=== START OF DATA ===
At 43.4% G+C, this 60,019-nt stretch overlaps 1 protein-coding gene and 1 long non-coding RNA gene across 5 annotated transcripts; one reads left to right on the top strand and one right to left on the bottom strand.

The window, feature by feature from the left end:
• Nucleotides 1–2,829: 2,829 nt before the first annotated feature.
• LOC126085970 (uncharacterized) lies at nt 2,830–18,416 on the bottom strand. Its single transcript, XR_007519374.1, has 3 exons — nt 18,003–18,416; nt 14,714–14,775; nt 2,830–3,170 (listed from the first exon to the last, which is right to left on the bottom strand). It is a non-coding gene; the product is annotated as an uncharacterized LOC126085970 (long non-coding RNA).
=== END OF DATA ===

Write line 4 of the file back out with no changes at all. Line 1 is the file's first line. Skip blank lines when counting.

• LOC126085970 (uncharacterized) lies at nt 2,830–18,416 on the bottom strand. Its single transcript, XR_007519374.1, has 3 exons — nt 18,003–18,416; nt 14,714–14,775; nt 2,830–3,170 (listed from the first exon to the last, which is right to left on the bottom strand). It is a non-coding gene; the product is annotated as an uncharacterized LOC126085970 (long non-coding RNA).